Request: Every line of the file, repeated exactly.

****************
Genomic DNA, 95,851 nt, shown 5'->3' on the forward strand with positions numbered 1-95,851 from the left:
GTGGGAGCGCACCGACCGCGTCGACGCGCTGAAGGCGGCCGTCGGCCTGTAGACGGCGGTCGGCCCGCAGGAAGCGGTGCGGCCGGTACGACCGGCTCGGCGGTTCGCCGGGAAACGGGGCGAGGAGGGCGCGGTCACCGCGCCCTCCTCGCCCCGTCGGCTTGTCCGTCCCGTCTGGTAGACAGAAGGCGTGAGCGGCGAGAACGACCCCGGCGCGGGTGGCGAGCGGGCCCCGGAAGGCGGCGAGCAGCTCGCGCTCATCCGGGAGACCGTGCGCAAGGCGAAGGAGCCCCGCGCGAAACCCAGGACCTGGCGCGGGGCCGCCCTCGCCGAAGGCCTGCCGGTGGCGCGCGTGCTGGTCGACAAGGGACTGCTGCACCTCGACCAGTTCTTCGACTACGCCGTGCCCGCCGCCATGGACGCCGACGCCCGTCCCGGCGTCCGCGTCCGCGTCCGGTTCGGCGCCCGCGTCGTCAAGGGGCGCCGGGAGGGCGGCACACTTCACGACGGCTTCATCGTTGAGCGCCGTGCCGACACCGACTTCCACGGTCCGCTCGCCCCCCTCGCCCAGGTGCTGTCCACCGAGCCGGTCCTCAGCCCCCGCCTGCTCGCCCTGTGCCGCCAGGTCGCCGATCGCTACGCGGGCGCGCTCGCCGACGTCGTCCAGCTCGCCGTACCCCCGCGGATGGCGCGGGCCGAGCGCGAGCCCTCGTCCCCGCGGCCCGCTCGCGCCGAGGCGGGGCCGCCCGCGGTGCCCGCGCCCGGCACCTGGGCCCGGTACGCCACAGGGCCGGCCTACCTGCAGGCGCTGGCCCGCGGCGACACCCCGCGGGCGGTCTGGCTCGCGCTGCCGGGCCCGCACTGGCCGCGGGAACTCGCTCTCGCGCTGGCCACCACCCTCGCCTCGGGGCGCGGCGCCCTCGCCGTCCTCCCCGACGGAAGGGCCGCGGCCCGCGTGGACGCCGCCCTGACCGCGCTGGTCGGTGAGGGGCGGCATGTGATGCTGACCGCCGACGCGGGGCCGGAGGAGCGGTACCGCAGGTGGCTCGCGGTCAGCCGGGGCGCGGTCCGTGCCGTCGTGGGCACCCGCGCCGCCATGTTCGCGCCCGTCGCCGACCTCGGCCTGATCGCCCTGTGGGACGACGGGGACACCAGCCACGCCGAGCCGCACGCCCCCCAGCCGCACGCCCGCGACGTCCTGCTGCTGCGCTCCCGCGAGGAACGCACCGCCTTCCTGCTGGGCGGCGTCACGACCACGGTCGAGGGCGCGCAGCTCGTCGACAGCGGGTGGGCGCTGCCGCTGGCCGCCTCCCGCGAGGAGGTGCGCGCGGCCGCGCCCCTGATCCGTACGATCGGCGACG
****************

Genomic DNA, 95,851 nt, shown 5'->3' on the forward strand with positions numbered 1-95,851 from the left:
GTGGGAGCGCACCGACCGCGTCGACGCGCTGAAGGCGGCCGTCGGCCTGTAGACGGCGGTCGGCCCGCAGGAAGCGGTGCGGCCGGTACGACCGGCTCGGCGGTTCGCCGGGAAACGGGGCGAGGAGGGCGCGGTCACCGCGCCCTCCTCGCCCCGTCGGCTTGTCCGTCCCGTCTGGTAGACAGAAGGCGTGAGCGGCGAGAACGACCCCGGCGCGGGTGGCGAGCGGGCCCCGGAAGGCGGCGAGCAGCTCGCGCTCATCCGGGAGACCGTGCGCAAGGCGAAGGAGCCCCGCGCGAAACCCAGGACCTGGCGCGGGGCCGCCCTCGCCGAAGGCCTGCCGGTGGCGCGCGTGCTGGTCGACAAGGGACTGCTGCACCTCGACCAGTTCTTCGACTACGCCGTGCCCGCCGCCATGGACGCCGACGCCCGTCCCGGCGTCCGCGTCCGCGTCCGGTTCGGCGCCCGCGTCGTCAAGGGGCGCCGGGAGGGCGGCACACTTCACGACGGCTTCATCGTTGAGCGCCGTGCCGACACCGACTTCCACGGTCCGCTCGCCCCCCTCGCCCAGGTGCTGTCCACCGAGCCGGTCCTCAGCCCCCGCCTGCTCGCCCTGTGCCGCCAGGTCGCCGATCGCTACGCGGGCGCGCTCGCCGACGTCGTCCAGCTCGCCGTACCCCCGCGGATGGCGCGGGCCGAGCGCGAGCCCTCGTCCCCGCGGCCCGCTCGCGCCGAGGCGGGGCCGCCCGCGGTGCCCGCGCCCGGCACCTGGGCCCGGTACGCCACAGGGCCGGCCTACCTGCAGGCGCTGGCCCGCGGCGACACCCCGCGGGCGGTCTGGCTCGCGCTGCCGGGCCCGCACTGGCCGCGGGAACTCGCTCTCGCGCTGGCCACCACCCTCGCCTCGGGGCGCGGCGCCCTCGCCGTCCTCCCCGACGGAAGGGCCGCGGCCCGCGTGGACGCCGCCCTGACCGCGCTGGTCGGTGAGGGGCGGCATGTGATGCTGACCGCCGACGCGGGGCCGGAGGAGCGGTACCGCAGGTGGCTCGCGGTCAGCCGGGGCGCGGTCCGTGCCGTCGTGGGCACCCGCGCCGCCATGTTCGCGCCCGTCGCCGACCTCGGCCTGATCGCCCTGTGGGACGACGGGGACACCAGCCACGCCGAGCCGCACGCCCCCCAGCCGCACGCCCGCGACGTCCTGCTGCTGCGCTCCCGCGAGGAACGCACCGCCTTCCTGCTGGGCGGCGTCACGACCACGGTCGAGGGCGCGCAGCTCGTCGACAGCGGGTGGGCGCTGCCGCTGGCCGCCTCCCGCGAGGAGGTGCGCGCGGCCGCGCCCCTGATCCGTACGATCGGCGACG